"I advise you," - quoth the robust man - "to lay neither no hand upon my neighbour and concubine, who also is most powerful in combat, and if I be lion, she surely is the lioness. Nor do I advise you to attack our Sovereign Chieftain and his wife, for they be the King and the Queen; they have too much of pomp and splendour; take care then to attack them not, though well you might them vanquish. But going further along, you shall come upon others whom if you subdue you shall arrive at your desired end."
The traveller thus continued on his way, until he met with a most comely man, well-dressed and right splendid, with whom he spoke as before. This man replied that in no wise would he give him something from which he, himself, drew nourishment and life, and that he would go not only unto his own death, but to that also of the King and Queen, were he to grant what he asked of him.
The traveller spied on every side to assure that no-one watched, for it was his intention to slay him and take from his breast that which he there had so well conserved. And since he had said that on his death depended also that of the King and Queen, he rejoiced also already, in the hope that he would kill them straight way, and take from them that which he sought.
Seeing thus that no-one appeared, he made attack on that splendid man, taking him by the throat, but he cried him mercy swearing that in that case he would reveal unto him the secret he demanded.
The traveller having thus released him, he replied, "If you go further along, you shall come upon a dotard possessing the treasure that you seek in more abundance than I, and, he being old, you shall easily overcome him. And inasmuch as he is most close to our King and Queen, as their porter and he who carries the keys, when once you have cast him down you shall easily approach unto the King and Queen, and slay them also."
The traveller thus continued on his way, and came finally upon a certain ancient, a man of poorly mien and ill-clothed, the most miserable and despised of them all in that he seemed sad and melancholy, and he held with him the same discourse as before. But the old man answered:
"0 goodly man who seeks here a thing neither Kings nor Queens may obtain, it is indeed true that you may easily find it in me, and that you nay also easily vanquish me in combat, for I am old and feeble and do not carry in the depths of my heart that which you seek as do the first with whom you spoke or his concubine. But do I keep it only in the ventricle, for that my body and that of others do there take ever their nourishment.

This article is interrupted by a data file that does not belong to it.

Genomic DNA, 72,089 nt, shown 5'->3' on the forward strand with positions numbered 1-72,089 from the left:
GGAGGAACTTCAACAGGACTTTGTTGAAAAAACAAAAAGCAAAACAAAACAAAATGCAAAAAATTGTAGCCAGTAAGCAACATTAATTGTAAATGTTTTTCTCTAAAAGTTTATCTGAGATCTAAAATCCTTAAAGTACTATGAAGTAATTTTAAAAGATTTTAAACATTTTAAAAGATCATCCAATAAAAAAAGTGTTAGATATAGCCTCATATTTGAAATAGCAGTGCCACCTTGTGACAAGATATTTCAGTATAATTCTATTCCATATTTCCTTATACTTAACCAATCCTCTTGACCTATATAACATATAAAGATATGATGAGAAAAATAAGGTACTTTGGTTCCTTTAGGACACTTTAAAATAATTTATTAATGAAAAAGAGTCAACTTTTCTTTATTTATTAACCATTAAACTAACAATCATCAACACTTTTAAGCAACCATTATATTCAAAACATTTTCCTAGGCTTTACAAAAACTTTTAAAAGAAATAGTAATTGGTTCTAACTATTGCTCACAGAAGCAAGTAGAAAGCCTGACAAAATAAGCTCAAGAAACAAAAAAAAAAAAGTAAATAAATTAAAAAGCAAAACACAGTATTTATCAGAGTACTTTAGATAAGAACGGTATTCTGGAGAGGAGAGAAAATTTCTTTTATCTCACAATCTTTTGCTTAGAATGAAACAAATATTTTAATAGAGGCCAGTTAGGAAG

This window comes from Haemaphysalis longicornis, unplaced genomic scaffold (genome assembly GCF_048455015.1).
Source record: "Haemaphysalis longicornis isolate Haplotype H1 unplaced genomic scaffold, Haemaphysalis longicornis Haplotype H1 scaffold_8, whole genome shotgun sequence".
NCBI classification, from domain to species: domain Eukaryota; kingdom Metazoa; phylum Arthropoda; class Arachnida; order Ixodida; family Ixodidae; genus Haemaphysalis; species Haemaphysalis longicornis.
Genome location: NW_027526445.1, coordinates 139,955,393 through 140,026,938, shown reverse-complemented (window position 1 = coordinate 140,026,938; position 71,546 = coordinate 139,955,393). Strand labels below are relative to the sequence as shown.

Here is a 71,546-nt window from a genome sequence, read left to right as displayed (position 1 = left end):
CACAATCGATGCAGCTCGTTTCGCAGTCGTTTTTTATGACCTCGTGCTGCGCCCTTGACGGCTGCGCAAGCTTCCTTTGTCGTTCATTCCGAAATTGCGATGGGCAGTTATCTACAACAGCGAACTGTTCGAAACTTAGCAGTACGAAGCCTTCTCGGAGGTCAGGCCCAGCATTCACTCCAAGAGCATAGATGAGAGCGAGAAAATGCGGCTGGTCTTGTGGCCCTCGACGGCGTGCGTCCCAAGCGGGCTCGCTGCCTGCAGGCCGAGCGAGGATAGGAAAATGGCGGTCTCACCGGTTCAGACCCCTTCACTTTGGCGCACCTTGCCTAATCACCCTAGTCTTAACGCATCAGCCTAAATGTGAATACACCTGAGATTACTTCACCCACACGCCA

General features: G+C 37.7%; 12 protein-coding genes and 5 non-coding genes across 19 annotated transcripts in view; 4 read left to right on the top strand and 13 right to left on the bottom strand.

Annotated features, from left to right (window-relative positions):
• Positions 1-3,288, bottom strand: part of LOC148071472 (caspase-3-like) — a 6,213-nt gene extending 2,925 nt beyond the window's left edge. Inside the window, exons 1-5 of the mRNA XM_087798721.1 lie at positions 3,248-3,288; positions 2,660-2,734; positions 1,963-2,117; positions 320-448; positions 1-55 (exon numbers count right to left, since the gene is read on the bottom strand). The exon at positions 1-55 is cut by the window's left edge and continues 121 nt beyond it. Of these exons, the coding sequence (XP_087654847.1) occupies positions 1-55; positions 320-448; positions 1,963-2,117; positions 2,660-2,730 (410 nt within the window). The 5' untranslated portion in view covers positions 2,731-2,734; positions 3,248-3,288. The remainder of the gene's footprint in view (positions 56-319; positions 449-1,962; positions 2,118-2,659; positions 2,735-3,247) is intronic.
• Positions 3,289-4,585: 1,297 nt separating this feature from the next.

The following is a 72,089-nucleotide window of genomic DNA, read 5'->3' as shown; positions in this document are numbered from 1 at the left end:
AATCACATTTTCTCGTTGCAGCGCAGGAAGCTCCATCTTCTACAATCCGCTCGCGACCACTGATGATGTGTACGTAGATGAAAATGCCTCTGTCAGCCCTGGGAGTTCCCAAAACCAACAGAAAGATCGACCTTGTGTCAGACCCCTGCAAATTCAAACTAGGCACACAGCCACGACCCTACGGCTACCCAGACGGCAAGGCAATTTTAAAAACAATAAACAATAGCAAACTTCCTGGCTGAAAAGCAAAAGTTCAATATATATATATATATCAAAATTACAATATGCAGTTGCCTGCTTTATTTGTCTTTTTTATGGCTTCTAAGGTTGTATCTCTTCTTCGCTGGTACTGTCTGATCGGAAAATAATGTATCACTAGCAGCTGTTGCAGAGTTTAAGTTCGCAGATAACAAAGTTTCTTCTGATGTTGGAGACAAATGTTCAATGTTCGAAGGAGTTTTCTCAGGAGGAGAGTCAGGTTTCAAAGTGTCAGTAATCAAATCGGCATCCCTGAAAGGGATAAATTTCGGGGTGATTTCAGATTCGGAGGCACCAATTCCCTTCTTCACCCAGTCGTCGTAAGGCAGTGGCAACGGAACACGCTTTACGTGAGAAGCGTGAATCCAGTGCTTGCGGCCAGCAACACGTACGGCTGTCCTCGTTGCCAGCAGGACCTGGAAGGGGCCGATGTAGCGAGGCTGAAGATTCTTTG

"Nonetheless must I lose my life, if you would take from me that which you seek. But, prithee, spare me for I am old, poor and despicable, and you may find better treasure in my brilliant and magnificent neighbour who is related by marriage to our Queen. Were you to vanquish him you would have a treasure more precious than from me who is so poor, for never does one find the beautiful and bright in the poor and despised."
The traveller taking pity on the poor dotard whom he might easily have slain, believed then that it would be more worth to seize the more precious treasure from the greybeard's neighbour, be it by force of arms would he not give it up voluntarily.
How so be it, as he was departing, the old man commenced to smile the more especially that being the possessor of so precious a treasure he had tricked the traveller, which same perceiving this on turning about, immediately retraced his steps in a fine fury.
"Is it thus," demanded he, "you wicked old man, that you would make mock of me? I know now that you pretend only to be poor, and that it is you who hold the greatest treasure, just as your neighbour told me. Take now the punishment for your laughter and receive your death at my hand." And thus was the old man slain.
It is easily understood by all that has gone above, where to find and take the Mercury. Now must we declare how it is to he brought to birth and taken from the corporeal belly in which it be enclosed. It is this that all Philosophers make well enough known and all books on chemistry relate to the point of importunity. Whence this saying common to Philosophers:
Mercury is to be made by Mercury,
the which being well known to many, we shall no longer tarry over it here.
ON THE PREPARATION AND PURIFICATION OF THE MERCURY
Take then your Mercury and purify it well by passing it several times through a cloth folded in three, and until it seem pure as clear and crystalline water.
All other methods of purifying Mercury, such as those making use of vinegar, salt, urine, quick lime, vitriol or other all corrosives such as destroy rather than exalt the humidity of the Mercury, thus harming more than they serve we deny.
OF THE SUN AND THE MOON AND THEIR PREPARATION
The second material of the Stone, the so-called female, is the Moon which is to be taken very pure, as it comes from the mine, the which has never been put to any other use, nor too much suffered the violence of fire, which is unmixed with any foreign body and easily malleable. In a word, let it he of the most excellent to be found of its kind, and this should you hammer into leaf of the very finest, though others again reduce it simply to a lime; that which I say of the Moon say I also of the Sun, that one take the highest coloured there may be, for as is the seed, so shall be the harvest reaped.
THE COMMENCEMENT OF THE WORK
Here note first that depending upon whether one would make the White Stone or the Red a different material is to be used. This being as it may, the manner of working for the one and the other is exactly the same and so is here said for the operation of the white should be understood as concerning also the operation of the red.